Karim Benzema's Vanishing Act Cost France When It Mattered Most

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Karim Benzema's Vanishing Act Cost France When It Mattered Most
Matthias Schrader/Associated Press

The stage was all set for Karim Benzema. Coming off the joy of lifting the Champions League trophy with Real Madrid, the injury to Franck Ribery meant that in an attacking sense, the team was his.

With the increased responsibility on his shoulders, it was going to be make or break for his international career.

If we were to give Benzema a grade for his performances in Brazil, you would have to say he started with an A—two goals and inches away from a hat-trick against Honduras.

However, he finished with nothing more than a C minus—he looked disinterested against Nigeria and failed to step up and produce a performance when his country needed him against Germany.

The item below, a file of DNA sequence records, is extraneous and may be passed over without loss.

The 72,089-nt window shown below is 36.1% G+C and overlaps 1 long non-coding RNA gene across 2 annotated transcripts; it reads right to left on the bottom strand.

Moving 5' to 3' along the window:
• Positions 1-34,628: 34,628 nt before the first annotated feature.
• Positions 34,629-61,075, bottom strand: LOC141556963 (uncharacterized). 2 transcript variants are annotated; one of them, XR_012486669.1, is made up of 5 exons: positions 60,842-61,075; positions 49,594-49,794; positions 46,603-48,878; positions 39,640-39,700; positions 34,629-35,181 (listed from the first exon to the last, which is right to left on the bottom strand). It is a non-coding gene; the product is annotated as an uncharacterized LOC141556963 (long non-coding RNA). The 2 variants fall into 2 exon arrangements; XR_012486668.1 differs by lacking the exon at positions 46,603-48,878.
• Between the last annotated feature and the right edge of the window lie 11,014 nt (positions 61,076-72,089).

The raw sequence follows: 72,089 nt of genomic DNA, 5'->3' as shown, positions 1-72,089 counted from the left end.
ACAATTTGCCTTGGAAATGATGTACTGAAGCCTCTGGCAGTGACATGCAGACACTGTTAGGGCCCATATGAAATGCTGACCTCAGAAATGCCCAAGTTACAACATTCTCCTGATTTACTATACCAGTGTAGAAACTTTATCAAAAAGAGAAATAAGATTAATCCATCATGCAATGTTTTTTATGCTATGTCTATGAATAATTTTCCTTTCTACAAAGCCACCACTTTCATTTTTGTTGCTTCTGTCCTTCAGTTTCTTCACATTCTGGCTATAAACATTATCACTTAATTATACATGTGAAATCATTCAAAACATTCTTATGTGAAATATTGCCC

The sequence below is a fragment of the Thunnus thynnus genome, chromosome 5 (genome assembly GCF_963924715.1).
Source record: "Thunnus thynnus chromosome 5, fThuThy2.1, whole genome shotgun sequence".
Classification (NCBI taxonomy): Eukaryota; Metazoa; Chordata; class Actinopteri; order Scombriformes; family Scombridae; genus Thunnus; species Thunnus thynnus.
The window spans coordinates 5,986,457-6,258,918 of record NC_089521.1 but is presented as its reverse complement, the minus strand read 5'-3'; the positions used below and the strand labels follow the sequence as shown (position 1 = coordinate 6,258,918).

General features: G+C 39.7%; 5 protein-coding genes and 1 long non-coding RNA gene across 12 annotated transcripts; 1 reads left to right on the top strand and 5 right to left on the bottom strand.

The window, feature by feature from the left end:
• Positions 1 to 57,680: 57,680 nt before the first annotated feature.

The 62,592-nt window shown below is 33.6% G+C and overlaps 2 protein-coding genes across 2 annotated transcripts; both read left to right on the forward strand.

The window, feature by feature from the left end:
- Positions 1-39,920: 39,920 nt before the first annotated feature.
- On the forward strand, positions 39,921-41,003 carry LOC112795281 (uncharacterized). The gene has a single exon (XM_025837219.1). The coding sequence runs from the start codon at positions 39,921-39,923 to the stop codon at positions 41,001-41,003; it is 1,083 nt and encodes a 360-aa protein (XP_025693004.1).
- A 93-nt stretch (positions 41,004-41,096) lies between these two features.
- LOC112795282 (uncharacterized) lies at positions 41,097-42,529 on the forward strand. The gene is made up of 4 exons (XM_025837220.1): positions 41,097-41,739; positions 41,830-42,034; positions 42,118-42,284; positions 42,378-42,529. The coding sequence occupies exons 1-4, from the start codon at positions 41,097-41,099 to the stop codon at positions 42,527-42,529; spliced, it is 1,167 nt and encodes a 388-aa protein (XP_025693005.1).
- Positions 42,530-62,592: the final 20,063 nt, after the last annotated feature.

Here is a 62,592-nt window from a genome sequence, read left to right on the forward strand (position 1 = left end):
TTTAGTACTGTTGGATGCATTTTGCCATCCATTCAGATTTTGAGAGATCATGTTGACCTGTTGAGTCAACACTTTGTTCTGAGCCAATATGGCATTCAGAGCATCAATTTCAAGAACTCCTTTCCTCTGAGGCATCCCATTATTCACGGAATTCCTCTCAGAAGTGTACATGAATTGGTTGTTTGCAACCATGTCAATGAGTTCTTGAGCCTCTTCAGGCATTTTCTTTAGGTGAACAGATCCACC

When he went through his agonising dry spell, going 1,224 minutes without an international goal, Didier Deschamps stuck by his striker, continually starting him when the public calls were there to bench him for the in-form Montpellier, now Arsenal striker, Olivier Giroud.

Relief was the over-riding emotion when he scored against Australia and ended his drought, but the start of his resurgence really began when he scored against Ukraine in France's 3-0 win that booked their place at the World Cup.

Martin Meissner/Associated Press

When he missed the first two warm-up games before the World Cup, there were doubts on whether he would be able to win a starting place, but they were vanquished against Jamaica.